February, 2002

Namaste!  Put this one aside for a rainy weekend, folks, because India was a deeply affecting experience for me and I have a lot to say about it.

The India story starts with my complete and utter angst about the country prior to traveling there, as any of the poor souls who were in Africa with me can verify.  I never wanted to go to India in the first place; sometimes with a round-the-world or consolidator fare ticket certain gateway cities come up without having been requested, and this was the case with Delhi.  Since I had to at least change planes there, I figured I would stay a while.  First it was going to be a week, then I heard that Delhi was a shithole and a week wasn’t long enough to get out and about, so I changed it to a month.  Then I began reading about India and became terrified.  I tortured myself every night with tales of the harassment of single women, the pervasiveness of thieves and touts, the pollution, the chaos, the filth.  I changed my stay to two weeks.  I complained to everyone I knew.  I considered canceling altogether, but it felt too cowardly.   I guess if you had asked me at the time why I was forcing myself to go there, I would have said something to the effect that I wanted to have a genuine experience of culture shock, and India seemed the best place to get it.  In this, I was not disappointed.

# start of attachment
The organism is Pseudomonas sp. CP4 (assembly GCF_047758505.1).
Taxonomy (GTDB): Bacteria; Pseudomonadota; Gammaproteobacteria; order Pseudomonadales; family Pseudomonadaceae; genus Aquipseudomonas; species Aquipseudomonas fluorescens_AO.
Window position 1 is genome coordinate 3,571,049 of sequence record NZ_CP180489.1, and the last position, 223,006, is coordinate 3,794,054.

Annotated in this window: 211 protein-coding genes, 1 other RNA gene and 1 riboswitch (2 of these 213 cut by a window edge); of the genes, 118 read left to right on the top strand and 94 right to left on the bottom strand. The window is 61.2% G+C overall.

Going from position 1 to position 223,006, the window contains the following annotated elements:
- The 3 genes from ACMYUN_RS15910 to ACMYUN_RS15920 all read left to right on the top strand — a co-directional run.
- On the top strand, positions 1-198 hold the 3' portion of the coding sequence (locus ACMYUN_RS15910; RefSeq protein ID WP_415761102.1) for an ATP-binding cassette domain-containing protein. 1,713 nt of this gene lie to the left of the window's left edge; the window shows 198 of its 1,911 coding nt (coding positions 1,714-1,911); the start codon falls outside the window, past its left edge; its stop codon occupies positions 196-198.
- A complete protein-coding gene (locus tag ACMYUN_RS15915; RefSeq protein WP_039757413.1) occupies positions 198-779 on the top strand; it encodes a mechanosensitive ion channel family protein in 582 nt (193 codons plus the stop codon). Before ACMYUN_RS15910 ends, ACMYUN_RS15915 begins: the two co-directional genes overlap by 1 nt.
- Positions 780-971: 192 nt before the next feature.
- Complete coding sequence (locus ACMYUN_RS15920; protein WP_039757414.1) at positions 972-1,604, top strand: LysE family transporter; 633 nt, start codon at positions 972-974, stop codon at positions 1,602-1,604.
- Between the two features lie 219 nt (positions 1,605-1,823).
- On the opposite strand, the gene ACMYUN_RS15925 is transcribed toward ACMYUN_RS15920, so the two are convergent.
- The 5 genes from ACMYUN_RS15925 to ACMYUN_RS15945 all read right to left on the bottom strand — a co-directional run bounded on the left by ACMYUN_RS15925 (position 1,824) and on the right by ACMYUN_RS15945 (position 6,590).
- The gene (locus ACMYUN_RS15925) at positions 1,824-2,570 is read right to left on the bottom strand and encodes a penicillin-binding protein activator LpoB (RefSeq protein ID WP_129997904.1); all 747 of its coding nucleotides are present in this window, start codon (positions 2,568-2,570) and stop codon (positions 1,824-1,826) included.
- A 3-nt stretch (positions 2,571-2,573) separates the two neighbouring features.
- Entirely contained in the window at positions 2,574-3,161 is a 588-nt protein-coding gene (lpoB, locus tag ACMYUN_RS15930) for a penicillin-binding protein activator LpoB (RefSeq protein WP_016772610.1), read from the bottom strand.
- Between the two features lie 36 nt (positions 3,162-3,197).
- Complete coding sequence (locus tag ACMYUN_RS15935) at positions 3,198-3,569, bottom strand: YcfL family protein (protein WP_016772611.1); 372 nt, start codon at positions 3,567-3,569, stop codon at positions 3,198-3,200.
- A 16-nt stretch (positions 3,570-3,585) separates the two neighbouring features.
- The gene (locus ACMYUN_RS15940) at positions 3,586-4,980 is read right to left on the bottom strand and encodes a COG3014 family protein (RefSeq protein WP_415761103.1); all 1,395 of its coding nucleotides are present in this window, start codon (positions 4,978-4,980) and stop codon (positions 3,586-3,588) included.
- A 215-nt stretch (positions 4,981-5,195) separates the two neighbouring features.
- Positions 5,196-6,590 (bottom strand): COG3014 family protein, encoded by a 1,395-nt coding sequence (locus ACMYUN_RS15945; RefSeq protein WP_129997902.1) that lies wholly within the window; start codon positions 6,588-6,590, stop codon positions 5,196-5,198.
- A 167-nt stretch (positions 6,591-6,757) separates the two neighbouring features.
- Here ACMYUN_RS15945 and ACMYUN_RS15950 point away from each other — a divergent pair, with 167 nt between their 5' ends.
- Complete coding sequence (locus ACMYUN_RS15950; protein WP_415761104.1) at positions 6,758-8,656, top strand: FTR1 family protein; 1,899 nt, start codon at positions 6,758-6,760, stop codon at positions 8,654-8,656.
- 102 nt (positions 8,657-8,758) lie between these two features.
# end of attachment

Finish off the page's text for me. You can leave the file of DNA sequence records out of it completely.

I flew to Delhi from Nairobi on January 12th, and after everything I had read about the difficulties of touts at the airport and taxis that overcharge you and refuse to bring you where you want to go, things went pretty smoothly at first.   My taxi driver took me to a government tourist office where they called around to find me a cheap hotel, since it is high season in Delhi and many places were booked.  The first thing you notice when you drive through Delhi, or any other place in India for that matter, is the incredible lack of any traffic rules and the resulting madhouse on the streets.  There are no lanes, and while there is a general custom of driving on the left side of the road most of the time, cars swerve constantly all over the road, like pinballs on a collision course, avoiding last-minute crashes with oncoming traffic, cycle rickshaws, pedestrians, cows, pigs, donkeys, water buffalo, and anything else that moves.  If there were a traffic manual of any sort, it would read, “honk your horn when you are turning.  Honk your horn when you are thinking of turning.  Honk your horn when you will not be turning.  Honk your horn to pass people, for people to pass you, and to tell people not to pass you.  Honk your horn to alert the world to your existence.  Honk your horn at least once every three or four seconds.” The trucks even say “horn please,” painted on the tailgate.  It is deafening.  There are animals everywhere, stray animals, apparently owned by no one.  A pig is eating garbage at the side of the road, a donkey lies on the sidewalk at a street corner, a pack of stray dogs runs by.    Cows wander into the path of traffic, conditioned over many years to know that you will not run them over, since killing a cow is punishable by law.  There is garbage everywhere; India is a filthy place, with no sanitation standards, open sewers running alongside roads, and no such thing as a garbage can anywhere.   I was instantly overwhelmed, even though I had read about this many times.  The poverty is striking; the dilapidated shacks and vendor stalls that make up a commercial district, the squalid tenements of residential neighborhoods, where families of five or ten people live in one dirt-floored small room. Beggars, lepers and sick children bang on the windows of the car whenever you stop, holding their hands out for money or food.    It occurs to you that this is what a country with a billion people, with an average annual income per family of $438 US, looks like.  Your first instinct is to go back to the airport and get the hell out.